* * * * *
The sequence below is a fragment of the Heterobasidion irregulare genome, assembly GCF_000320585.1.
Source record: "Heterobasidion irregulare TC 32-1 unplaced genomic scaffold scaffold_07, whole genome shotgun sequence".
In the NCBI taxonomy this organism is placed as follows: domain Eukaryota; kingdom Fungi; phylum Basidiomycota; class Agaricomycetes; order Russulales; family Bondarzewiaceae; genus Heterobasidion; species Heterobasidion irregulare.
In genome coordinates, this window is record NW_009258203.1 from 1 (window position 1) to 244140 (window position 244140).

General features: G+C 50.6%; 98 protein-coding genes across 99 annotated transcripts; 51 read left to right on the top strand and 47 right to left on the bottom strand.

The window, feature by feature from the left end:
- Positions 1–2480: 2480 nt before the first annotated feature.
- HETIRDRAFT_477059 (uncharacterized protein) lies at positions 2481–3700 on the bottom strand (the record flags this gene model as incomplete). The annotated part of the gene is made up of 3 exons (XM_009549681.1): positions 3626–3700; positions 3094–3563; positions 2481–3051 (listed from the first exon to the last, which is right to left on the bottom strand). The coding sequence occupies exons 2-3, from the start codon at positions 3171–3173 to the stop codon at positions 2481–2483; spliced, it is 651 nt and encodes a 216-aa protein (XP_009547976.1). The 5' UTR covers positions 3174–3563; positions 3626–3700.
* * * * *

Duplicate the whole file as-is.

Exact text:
The sequence below is a fragment of the Heterobasidion irregulare genome, assembly GCF_000320585.1.
Source record: "Heterobasidion irregulare TC 32-1 unplaced genomic scaffold scaffold_07, whole genome shotgun sequence".
In the NCBI taxonomy this organism is placed as follows: domain Eukaryota; kingdom Fungi; phylum Basidiomycota; class Agaricomycetes; order Russulales; family Bondarzewiaceae; genus Heterobasidion; species Heterobasidion irregulare.
In genome coordinates, this window is record NW_009258203.1 from 1 (window position 1) to 244140 (window position 244140).

General features: G+C 50.6%; 98 protein-coding genes across 99 annotated transcripts; 51 read left to right on the top strand and 47 right to left on the bottom strand.

The window, feature by feature from the left end:
- Positions 1–2480: 2480 nt before the first annotated feature.
- HETIRDRAFT_477059 (uncharacterized protein) lies at positions 2481–3700 on the bottom strand (the record flags this gene model as incomplete). The annotated part of the gene is made up of 3 exons (XM_009549681.1): positions 3626–3700; positions 3094–3563; positions 2481–3051 (listed from the first exon to the last, which is right to left on the bottom strand). The coding sequence occupies exons 2-3, from the start codon at positions 3171–3173 to the stop codon at positions 2481–2483; spliced, it is 651 nt and encodes a 216-aa protein (XP_009547976.1). The 5' UTR covers positions 3174–3563; positions 3626–3700.